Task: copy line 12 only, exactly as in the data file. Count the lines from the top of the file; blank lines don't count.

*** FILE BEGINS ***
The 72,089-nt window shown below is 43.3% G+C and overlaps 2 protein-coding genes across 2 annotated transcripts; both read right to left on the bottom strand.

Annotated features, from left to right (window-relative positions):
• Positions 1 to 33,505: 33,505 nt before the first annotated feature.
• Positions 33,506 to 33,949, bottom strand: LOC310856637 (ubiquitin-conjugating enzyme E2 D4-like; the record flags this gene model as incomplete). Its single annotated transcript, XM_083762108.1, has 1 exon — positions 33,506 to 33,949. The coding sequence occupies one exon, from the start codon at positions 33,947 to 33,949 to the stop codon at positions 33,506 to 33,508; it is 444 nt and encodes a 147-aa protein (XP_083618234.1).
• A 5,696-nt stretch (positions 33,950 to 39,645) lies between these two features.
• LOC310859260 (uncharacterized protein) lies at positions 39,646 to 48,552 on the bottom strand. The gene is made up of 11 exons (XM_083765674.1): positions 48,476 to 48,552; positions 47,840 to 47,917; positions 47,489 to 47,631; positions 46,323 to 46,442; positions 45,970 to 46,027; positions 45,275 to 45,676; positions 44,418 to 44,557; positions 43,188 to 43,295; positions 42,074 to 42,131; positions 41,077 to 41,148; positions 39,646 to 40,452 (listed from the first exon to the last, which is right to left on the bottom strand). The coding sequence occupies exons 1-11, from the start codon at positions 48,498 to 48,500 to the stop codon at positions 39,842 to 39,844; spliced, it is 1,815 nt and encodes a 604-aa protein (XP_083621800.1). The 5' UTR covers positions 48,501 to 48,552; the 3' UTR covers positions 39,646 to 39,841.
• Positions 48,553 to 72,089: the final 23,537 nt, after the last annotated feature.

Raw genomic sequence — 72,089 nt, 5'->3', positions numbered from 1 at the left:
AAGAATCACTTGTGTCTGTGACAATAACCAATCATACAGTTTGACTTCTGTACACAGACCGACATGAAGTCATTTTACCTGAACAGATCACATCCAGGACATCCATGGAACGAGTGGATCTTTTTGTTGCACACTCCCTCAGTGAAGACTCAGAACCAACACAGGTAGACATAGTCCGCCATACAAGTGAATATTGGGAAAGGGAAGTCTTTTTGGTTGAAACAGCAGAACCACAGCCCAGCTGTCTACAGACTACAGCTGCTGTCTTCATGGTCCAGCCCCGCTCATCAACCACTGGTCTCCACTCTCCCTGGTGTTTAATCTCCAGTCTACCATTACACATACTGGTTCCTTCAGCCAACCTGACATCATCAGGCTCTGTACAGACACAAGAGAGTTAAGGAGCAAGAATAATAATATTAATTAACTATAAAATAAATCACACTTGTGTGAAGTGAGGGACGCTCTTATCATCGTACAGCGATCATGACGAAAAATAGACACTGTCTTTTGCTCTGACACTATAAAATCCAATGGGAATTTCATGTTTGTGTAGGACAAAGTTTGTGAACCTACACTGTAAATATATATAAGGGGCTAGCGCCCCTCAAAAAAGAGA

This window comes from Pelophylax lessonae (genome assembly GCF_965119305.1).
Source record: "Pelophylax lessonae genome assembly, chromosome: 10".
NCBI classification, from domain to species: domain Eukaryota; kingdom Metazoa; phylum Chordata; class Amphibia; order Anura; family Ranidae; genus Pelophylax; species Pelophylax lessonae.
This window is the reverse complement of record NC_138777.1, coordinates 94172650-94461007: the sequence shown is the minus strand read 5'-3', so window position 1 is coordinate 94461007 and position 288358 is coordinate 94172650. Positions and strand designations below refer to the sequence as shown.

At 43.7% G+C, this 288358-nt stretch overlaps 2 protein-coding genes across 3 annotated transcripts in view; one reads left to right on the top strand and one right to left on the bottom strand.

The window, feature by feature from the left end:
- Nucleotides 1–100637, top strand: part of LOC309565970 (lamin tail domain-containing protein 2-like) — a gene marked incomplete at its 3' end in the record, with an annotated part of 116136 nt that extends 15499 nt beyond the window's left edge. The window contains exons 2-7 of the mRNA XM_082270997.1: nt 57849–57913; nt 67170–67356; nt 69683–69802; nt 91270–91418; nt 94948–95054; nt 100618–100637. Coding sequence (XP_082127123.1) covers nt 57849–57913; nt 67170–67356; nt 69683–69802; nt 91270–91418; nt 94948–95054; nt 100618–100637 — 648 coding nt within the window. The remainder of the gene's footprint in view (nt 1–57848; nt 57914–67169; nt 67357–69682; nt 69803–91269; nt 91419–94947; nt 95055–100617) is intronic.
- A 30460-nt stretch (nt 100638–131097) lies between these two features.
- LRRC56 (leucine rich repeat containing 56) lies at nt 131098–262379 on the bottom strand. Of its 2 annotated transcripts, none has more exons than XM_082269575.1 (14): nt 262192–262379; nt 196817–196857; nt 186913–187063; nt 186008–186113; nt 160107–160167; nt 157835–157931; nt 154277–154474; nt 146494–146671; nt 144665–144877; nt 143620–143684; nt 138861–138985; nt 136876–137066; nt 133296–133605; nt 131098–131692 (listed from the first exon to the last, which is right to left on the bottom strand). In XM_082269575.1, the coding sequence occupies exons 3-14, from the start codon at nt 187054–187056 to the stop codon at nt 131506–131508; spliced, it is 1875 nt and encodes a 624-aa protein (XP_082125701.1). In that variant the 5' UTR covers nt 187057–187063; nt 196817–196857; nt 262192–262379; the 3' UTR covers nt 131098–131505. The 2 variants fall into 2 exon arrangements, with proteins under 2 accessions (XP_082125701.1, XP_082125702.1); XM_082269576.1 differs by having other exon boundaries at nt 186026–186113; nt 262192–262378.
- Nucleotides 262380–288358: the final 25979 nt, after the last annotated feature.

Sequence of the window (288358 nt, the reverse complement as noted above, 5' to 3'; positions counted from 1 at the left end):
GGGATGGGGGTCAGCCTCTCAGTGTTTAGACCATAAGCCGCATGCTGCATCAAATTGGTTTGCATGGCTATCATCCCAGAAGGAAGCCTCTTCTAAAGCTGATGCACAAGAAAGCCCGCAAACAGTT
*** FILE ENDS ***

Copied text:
NCBI classification, from domain to species: domain Eukaryota; kingdom Metazoa; phylum Chordata; class Amphibia; order Anura; family Ranidae; genus Pelophylax; species Pelophylax lessonae.